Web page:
is the likelyhood that current and future prosecutions will be tainted with the stench of partisanship either rightly or wrongly by defense attorneys.
In fact, it's already begun.
A lawyer for former Poway defense contractor Brent Wilkes told a judge yesterday "there is no way" his client will plead guilty to charges stemming from the Randy "Duke" Cunningham bribery scandal.
The lawyer, Mark Geragos, also said he planned to seek dismissal of the case because he has reason to believe former U.S. Attorney Carol Lam may have leaked secret grand jury documents to the media.
Geragos contended that Lam wanted the indictments to happen before she was forced from office by the Bush administration.
Geragos, an alumni of defending Michael Jackson and Scott Peterson, is clearly making an argument that Lam was forced to break the rules (and the law) because of the unjustified prosecutor purge and politic in Washington intended to shield high-profile Republicans under investigation.
Lam was meeting resistance from bosses in the Justice Department, who had rejected drafts of indictments against Wilkes and former CIA official Kyle "Dusty" Foggo, saying they needed revisions.
Lam, Geragos theorized, wanted to force reluctant officials to go along with her plans by leaking details of the indictments before they were officially released.
"These indictments as to my client were returned hours before Ms. Lam was to exit. . . . If it did come back to Carol Lam, it would strike me as the most compelling reason for dismissal," Geragos told the court.
And exactly how does Geragos know that Lam was meeting resistance? The doco and email dumps that have been coming out for the last few weeks of Gonzo-Gate.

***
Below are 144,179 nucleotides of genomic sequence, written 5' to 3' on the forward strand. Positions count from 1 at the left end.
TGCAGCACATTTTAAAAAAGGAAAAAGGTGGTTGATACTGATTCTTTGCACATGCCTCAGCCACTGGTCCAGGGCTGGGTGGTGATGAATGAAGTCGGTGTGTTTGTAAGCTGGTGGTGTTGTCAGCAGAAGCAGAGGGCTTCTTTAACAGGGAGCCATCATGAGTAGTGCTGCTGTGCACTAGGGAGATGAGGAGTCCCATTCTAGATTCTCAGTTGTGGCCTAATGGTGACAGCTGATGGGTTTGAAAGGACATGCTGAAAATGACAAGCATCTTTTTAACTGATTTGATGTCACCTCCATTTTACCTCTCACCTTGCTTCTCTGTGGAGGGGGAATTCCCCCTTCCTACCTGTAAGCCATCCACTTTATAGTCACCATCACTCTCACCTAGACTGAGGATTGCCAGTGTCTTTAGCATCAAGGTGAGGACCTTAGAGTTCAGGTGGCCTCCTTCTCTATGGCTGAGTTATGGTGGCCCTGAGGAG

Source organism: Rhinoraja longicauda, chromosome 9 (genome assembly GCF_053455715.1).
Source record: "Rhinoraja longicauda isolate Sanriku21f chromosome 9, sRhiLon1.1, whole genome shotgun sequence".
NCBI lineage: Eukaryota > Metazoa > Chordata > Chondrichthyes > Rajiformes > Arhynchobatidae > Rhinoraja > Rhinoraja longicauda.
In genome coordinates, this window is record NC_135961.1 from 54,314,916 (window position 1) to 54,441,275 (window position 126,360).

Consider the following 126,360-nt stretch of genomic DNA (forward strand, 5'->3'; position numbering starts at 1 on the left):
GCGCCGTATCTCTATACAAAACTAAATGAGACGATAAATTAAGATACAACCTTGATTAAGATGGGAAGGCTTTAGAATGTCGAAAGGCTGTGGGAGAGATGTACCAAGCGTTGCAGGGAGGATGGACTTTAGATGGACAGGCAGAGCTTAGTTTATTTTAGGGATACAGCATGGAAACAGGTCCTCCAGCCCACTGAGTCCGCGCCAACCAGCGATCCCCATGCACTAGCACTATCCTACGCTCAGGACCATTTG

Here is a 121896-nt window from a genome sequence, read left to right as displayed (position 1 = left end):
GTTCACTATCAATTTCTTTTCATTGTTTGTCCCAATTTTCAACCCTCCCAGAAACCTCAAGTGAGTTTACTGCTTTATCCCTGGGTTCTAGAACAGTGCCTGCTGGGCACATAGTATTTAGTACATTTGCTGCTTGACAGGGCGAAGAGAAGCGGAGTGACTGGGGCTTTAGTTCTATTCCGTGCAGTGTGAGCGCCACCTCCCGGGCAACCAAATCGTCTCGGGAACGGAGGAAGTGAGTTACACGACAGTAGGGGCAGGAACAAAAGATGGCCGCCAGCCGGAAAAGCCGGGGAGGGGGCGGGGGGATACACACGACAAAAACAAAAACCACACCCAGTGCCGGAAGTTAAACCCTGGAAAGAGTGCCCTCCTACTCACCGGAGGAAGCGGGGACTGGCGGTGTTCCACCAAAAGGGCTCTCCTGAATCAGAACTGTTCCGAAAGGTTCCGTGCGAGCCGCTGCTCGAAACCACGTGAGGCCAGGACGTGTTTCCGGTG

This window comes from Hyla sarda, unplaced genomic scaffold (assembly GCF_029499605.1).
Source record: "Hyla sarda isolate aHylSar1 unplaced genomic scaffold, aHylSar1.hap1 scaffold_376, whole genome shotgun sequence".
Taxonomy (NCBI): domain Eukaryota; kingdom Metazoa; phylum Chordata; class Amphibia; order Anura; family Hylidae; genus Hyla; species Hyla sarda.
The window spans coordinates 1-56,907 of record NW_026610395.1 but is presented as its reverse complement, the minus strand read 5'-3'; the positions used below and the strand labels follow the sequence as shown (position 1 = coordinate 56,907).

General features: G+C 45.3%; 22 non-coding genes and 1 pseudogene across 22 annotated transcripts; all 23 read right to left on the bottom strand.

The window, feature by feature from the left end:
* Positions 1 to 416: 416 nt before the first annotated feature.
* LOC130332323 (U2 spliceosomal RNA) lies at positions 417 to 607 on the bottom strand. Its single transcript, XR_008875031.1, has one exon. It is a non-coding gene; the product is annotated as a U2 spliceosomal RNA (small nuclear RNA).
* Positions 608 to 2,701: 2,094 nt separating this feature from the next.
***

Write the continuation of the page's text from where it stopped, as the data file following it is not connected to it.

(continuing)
Geragos did not specify, either inside or outside of court, what caused him to believe that the Department of Justice had rejected drafts of the indictments. In court he referred to e-mails – unearthed as part of the congressional investigation of the controversial firings of Lam and seven other U.S. attorneys – that supposedly bolster his position. After court, he would not elaborate.
Whether this argument by Geragos is factual or simply yet another one of his famous dramatic ploys currently remains to be seen. Either way it sets a very ugly precedent for the ability of the remaining 93 Federal prosecutors - particularly the 8 replacements - to conduct their duties without suspicion of their motives and tactics.
Exactly how many legitimate cases will be put in jeopardy, and how many bogus ones will be pressed forward without cause - is anyones guess.
How exactly are impartial and fair justice to be implemented with the hobgoblins of paranoia and doubt reining unchecked through our court system?